The Film 100: Will Hays, no. 9


Born: November 5, 1879, Sullivan, IN
Died: March 7, 1954, Sullivan, IN

It wasn’t a job that had been offered to him. It was a challenge, a duty.
—Raymond Moley

At the height of the Jazz Age, the film industry faced its first major offensive from moral arbiters. By the early 1920s, forty million Americans were making weekly trips to the movies, and half were minors. Films with racy plots, dark themes and cynical endings became an increasing concern. Making matters worse was the involvement of major Hollywood names in a wave of off-screen scandals: Fatty Arbuckle was acquitted in the rape and murder of a Hollywood starlet; William Desmond Taylor was found shot to death; popular comedian Wallace Reid died of a drug overdose and swashbuckling idol John Gilbert had turned to alcohol and drank himself to a premature death.

Community leaders across the country responded by organizing local censorship boards. Frightened by the prospect of making movies that would have to meet standards in states as vastly different as Iowa and New York, Hollywood put out the word that it would police itself. Leaders of the studios, headed by Louis B. Mayer, successfully thwarted the possibility of government regulation by banding together in 1921 to form an organization to curb questionable content in films, the Motion Picture Producers and Distributors of America, Inc. (MPPDA), but to quell the increasing pressure from the media, they needed a president who would appear fair and objective. The job was offered to Will Hays.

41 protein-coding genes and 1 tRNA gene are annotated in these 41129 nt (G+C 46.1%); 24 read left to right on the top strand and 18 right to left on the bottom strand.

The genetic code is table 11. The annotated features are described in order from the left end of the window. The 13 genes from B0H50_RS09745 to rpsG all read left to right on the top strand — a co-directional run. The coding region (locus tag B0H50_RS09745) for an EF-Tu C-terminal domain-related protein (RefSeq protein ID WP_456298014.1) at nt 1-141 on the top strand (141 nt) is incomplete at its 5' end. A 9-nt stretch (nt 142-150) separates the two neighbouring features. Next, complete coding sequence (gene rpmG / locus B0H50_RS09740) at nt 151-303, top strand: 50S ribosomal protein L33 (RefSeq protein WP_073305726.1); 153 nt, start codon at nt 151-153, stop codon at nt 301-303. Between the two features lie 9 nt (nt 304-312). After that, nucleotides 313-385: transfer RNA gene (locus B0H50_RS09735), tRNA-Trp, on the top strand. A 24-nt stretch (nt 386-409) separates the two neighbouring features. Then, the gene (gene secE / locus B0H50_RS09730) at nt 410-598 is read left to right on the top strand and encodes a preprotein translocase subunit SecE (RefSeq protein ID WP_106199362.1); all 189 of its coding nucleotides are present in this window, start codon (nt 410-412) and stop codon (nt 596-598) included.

Hays, a politically active lawyer from Indiana who had headed the Republican National Committee in 1918, was rewarded the position of U.S. Postmaster General in Warren Harding’s administration in 1921. A respected and dignified elder in the Presbyterian Church, Hays readily accepted the position as the new head of the MPPDA a year later. He was immediately embraced by studio bosses eager to show their compliance with the public’s demands and desperate to improve the image of their troubled industry. Hays went to work immediately, blacklisting Hollywood regulars, writing moral clauses into studio contracts and campaigning in highly visible forums about the changes he was instituting.